CourtneyElizabeth wrote:
morescotchplease wrote:
CourtneyElizabeth wrote:Just an FYI, my tutor used to bar grade, and used to work for BARBRI, and she suggested that I brush up pretty well on my Torts Defamation. Like mentioned it a couple times. So one can only hope/pray she has the inside scoop and that's something that will be tested.
Watch it be CA Civ Pro, Property, Remedies on day 1, and then I just quit. Fuck remedies.
How long has it been since murder is tested? That would be nice. I'm ALL SET with an evidence question. Or that random 13th amendment question i had in July '13.


Thanks for sharing all the info! As for PRs did you get advice apart from how to allocate time, what files to read first, etc? Are there any definite do's/don'ts that you're aware of?


You really shouldn't be afraid to spend a lot of time reading and outlining. Tutor makes notes on the library page - after each case what it's good for (What side of the argument, etc). She also said although those beautifully crafted headings are nice, don't waste too much time. If they ask "Does Bob have a chance to prevail on his motion to dismiss", your heading should be "Bob has a chance to prevail on his motion to dismiss BECAUSE…" Or "Bob doesn't have a chance to prevail BECAUSE…" Just keep it simple and focus on your analysis. She also said to save time, outline on your computer. Like if one of the tests you have to use pops up in one of the cases you're reading, type out the factors of the test in your computer. It saves time. I always ran out of time - on both bars I've taken it got own to the WIRE so I'm glad she said I could outline right on my computer.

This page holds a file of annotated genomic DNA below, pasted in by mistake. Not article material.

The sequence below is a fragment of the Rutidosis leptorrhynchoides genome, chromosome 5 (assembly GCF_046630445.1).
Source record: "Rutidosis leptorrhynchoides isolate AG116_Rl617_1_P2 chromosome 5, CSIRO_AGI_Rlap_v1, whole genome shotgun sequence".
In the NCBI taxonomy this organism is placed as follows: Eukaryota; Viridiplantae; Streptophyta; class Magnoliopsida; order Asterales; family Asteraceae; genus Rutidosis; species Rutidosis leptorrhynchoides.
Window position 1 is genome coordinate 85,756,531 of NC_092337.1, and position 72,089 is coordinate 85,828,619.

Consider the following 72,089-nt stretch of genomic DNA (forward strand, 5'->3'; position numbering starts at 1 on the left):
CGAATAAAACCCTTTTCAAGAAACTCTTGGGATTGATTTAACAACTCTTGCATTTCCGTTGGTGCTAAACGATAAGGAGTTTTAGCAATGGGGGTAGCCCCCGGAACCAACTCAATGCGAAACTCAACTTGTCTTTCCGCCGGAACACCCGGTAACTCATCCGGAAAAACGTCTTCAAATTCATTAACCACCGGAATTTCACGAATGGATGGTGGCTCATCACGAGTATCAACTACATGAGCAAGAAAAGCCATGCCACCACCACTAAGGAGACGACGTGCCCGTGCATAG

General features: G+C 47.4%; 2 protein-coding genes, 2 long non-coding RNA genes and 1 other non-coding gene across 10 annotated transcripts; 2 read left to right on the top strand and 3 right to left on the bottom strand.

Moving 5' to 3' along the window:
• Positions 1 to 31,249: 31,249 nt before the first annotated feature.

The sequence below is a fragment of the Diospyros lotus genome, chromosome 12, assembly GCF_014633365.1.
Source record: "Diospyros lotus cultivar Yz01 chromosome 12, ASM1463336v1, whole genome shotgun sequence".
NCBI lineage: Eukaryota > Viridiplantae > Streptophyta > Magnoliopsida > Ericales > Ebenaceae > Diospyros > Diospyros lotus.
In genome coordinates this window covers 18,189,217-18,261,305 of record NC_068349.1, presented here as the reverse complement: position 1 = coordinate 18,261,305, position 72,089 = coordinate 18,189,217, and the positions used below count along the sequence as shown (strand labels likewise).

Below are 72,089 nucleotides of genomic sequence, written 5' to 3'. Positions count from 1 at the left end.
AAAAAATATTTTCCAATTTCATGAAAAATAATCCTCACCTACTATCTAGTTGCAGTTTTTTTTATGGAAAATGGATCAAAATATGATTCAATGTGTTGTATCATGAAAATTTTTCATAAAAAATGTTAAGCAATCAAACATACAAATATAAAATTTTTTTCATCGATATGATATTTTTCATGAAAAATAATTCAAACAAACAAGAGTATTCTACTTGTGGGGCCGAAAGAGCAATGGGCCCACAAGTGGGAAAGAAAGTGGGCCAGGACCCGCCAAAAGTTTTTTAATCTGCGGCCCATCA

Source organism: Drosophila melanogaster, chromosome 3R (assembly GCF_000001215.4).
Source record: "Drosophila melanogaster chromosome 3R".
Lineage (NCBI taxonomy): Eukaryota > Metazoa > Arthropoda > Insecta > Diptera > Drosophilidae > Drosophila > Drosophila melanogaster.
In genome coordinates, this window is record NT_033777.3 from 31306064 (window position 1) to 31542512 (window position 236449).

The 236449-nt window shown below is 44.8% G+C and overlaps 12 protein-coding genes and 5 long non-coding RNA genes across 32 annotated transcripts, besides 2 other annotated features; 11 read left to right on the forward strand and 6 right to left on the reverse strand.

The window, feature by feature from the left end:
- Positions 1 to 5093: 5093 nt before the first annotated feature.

Other than that, I got nothing. Read a TON of them, and hopefully at this point you've done at least one or two in their entirety. If not, don't freak - make sure you read a couple of each type: opinion letters, persuasive memos, closing statements, etc etc. You'll be familiar with what they're looking for by reading the answers to them, too.

Keep in mind this is just all stuff I've learned from my tutor this time because I failed the last two times I tried to take it without a tutor and with stupid Kaplan which is the devil IMHO.


Thanks! very useful info.

CourtneyElizabeth
Posts: 310
Joined: Tue Jan 28, 2014 12:22 am

Re: 2015 February California Bar Exam

Postby CourtneyElizabeth » Sun Feb 15, 2015 11:39 pm

We have so many days. I'm calling out sick/using vacation time at work and consequences be damned! It's worth it for a little piece of mind going into the exam.
Anyone else doing the same thing? Who else is working full time??

s1m4
Posts: 202
Joined: Tue Jan 12, 2010 10:04 pm

Re: 2015 February California Bar Exam

Postby s1m4 » Mon Feb 16, 2015 2:40 am

Can someone please point me to the past bar essay for regulatory takings / property? (year?) Anyone seen it?

Found: February 2010
Last edited by s1m4 on Mon Feb 16, 2015 2:46 am, edited 1 time in total.




Return to “Bar Exam Prep and Discussion Forum”

Who is online

Users browsing this forum: No registered users and 1 guest